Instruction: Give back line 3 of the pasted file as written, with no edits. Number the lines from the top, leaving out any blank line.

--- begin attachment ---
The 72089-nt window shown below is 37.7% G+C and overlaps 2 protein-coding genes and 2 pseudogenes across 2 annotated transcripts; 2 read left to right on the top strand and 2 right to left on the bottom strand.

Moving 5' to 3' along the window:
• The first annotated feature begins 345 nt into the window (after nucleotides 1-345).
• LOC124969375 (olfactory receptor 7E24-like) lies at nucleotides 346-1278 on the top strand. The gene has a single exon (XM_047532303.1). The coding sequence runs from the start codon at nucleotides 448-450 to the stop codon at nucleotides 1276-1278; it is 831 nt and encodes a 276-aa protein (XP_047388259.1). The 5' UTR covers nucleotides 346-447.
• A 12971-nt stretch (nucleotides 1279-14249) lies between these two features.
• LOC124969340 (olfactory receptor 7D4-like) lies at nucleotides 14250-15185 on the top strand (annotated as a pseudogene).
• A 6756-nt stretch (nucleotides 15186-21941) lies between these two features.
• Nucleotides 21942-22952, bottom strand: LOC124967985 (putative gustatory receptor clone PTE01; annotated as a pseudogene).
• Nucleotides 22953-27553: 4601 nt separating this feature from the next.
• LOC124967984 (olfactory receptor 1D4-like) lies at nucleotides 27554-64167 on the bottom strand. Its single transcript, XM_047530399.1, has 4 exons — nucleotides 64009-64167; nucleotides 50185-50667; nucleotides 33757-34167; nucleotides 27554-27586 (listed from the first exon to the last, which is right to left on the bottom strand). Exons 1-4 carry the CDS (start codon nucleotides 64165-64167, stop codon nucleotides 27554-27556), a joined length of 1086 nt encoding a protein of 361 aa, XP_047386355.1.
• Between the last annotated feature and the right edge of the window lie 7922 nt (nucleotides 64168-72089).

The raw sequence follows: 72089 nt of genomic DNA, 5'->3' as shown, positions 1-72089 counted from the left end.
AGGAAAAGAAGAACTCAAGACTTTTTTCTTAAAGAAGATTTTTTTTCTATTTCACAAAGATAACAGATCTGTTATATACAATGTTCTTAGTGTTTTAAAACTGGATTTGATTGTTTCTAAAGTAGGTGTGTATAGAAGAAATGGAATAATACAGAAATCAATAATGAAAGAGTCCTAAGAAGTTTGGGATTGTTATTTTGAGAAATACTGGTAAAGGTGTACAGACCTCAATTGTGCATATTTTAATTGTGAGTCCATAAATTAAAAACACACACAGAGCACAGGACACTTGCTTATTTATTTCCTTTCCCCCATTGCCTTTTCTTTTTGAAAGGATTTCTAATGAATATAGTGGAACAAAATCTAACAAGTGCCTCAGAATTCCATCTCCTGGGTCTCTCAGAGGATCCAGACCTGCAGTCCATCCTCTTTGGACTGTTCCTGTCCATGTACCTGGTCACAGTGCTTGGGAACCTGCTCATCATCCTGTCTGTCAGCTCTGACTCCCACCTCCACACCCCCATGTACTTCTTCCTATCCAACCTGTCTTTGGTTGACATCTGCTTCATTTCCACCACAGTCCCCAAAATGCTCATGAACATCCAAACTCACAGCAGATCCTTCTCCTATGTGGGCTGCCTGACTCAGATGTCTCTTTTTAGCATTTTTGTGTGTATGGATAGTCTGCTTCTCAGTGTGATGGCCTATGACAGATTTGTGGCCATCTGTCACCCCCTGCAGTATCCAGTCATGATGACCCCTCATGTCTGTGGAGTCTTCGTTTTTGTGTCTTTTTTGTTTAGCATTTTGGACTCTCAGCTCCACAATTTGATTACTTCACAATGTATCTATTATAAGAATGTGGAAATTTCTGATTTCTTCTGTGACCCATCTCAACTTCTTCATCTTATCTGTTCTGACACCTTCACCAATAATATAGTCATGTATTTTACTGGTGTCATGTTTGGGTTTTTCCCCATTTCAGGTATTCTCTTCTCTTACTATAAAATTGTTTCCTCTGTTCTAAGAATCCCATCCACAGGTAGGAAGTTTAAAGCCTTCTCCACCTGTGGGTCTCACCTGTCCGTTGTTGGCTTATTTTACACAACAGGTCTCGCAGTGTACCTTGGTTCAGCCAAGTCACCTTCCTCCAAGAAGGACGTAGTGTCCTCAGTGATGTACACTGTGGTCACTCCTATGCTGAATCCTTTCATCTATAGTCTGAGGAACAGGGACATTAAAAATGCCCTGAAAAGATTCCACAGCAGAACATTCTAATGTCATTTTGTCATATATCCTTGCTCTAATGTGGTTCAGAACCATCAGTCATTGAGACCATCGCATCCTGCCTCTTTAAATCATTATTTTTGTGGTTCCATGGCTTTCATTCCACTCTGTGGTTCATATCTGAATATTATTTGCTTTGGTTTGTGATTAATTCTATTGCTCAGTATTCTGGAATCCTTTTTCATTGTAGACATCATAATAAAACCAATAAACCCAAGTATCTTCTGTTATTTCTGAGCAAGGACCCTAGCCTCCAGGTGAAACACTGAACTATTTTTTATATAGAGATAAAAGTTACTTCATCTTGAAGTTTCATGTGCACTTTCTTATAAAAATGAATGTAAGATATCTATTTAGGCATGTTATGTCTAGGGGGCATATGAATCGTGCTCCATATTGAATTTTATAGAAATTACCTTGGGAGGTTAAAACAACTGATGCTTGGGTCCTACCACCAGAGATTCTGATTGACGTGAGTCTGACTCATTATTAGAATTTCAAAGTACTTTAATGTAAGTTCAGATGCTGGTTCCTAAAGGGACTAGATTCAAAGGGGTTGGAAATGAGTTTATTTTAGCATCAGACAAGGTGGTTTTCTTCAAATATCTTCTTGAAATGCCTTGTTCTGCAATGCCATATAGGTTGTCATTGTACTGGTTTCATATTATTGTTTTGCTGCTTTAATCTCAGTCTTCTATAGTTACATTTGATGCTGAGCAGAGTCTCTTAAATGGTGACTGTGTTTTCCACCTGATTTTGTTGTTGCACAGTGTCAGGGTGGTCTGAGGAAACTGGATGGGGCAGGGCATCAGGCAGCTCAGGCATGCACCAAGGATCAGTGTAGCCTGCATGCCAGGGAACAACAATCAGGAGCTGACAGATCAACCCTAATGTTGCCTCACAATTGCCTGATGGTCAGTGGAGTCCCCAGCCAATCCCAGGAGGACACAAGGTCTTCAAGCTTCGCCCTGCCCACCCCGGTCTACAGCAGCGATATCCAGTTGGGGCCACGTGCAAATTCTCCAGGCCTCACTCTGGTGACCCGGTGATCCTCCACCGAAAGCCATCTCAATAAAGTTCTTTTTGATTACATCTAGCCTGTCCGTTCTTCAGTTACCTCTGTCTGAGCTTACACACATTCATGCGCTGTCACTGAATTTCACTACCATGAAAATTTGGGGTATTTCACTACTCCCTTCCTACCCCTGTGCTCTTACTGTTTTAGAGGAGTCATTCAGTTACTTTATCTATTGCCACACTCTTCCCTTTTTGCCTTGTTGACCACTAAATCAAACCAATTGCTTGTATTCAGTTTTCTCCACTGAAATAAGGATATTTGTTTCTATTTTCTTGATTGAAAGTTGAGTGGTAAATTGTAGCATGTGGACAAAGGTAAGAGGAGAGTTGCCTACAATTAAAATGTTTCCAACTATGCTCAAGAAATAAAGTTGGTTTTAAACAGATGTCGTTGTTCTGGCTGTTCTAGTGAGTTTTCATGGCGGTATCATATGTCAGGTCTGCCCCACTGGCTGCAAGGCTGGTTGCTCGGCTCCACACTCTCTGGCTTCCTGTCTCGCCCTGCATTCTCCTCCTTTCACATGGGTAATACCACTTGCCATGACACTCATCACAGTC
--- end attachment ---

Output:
• The first annotated feature begins 345 nt into the window (after nucleotides 1-345).